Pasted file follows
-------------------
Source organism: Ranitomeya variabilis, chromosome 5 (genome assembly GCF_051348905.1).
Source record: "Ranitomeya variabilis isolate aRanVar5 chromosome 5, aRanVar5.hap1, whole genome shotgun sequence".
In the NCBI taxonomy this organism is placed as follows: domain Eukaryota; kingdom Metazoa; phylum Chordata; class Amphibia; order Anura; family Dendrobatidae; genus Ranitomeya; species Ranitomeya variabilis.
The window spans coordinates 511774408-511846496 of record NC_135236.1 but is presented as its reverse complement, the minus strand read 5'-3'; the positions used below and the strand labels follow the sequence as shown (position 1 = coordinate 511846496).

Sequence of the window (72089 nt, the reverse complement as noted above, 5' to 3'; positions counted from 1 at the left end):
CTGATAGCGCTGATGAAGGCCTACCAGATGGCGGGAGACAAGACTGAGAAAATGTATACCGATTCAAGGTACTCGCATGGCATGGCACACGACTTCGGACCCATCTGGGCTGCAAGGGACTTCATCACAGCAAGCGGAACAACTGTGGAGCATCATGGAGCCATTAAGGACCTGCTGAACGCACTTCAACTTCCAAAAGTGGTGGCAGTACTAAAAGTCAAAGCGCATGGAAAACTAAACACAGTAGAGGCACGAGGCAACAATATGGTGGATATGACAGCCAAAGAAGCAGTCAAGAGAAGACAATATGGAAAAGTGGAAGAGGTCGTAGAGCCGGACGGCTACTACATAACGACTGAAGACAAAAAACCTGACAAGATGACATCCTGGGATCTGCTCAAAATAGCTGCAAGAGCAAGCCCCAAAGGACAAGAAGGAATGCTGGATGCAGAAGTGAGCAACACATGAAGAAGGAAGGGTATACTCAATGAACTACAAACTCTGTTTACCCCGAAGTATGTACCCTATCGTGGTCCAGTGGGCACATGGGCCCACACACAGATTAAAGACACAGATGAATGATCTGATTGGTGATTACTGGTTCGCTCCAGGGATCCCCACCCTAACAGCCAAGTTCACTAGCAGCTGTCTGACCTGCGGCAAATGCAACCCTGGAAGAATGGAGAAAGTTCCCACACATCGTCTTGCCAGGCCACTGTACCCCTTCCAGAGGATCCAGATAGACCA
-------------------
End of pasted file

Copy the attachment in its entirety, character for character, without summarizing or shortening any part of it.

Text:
Source organism: Ranitomeya variabilis, chromosome 5 (genome assembly GCF_051348905.1).
Source record: "Ranitomeya variabilis isolate aRanVar5 chromosome 5, aRanVar5.hap1, whole genome shotgun sequence".
In the NCBI taxonomy this organism is placed as follows: domain Eukaryota; kingdom Metazoa; phylum Chordata; class Amphibia; order Anura; family Dendrobatidae; genus Ranitomeya; species Ranitomeya variabilis.
The window spans coordinates 511774408-511846496 of record NC_135236.1 but is presented as its reverse complement, the minus strand read 5'-3'; the positions used below and the strand labels follow the sequence as shown (position 1 = coordinate 511846496).

Sequence of the window (72089 nt, the reverse complement as noted above, 5' to 3'; positions counted from 1 at the left end):
CTGATAGCGCTGATGAAGGCCTACCAGATGGCGGGAGACAAGACTGAGAAAATGTATACCGATTCAAGGTACTCGCATGGCATGGCACACGACTTCGGACCCATCTGGGCTGCAAGGGACTTCATCACAGCAAGCGGAACAACTGTGGAGCATCATGGAGCCATTAAGGACCTGCTGAACGCACTTCAACTTCCAAAAGTGGTGGCAGTACTAAAAGTCAAAGCGCATGGAAAACTAAACACAGTAGAGGCACGAGGCAACAATATGGTGGATATGACAGCCAAAGAAGCAGTCAAGAGAAGACAATATGGAAAAGTGGAAGAGGTCGTAGAGCCGGACGGCTACTACATAACGACTGAAGACAAAAAACCTGACAAGATGACATCCTGGGATCTGCTCAAAATAGCTGCAAGAGCAAGCCCCAAAGGACAAGAAGGAATGCTGGATGCAGAAGTGAGCAACACATGAAGAAGGAAGGGTATACTCAATGAACTACAAACTCTGTTTACCCCGAAGTATGTACCCTATCGTGGTCCAGTGGGCACATGGGCCCACACACAGATTAAAGACACAGATGAATGATCTGATTGGTGATTACTGGTTCGCTCCAGGGATCCCCACCCTAACAGCCAAGTTCACTAGCAGCTGTCTGACCTGCGGCAAATGCAACCCTGGAAGAATGGAGAAAGTTCCCACACATCGTCTTGCCAGGCCACTGTACCCCTTCCAGAGGATCCAGATAGACCA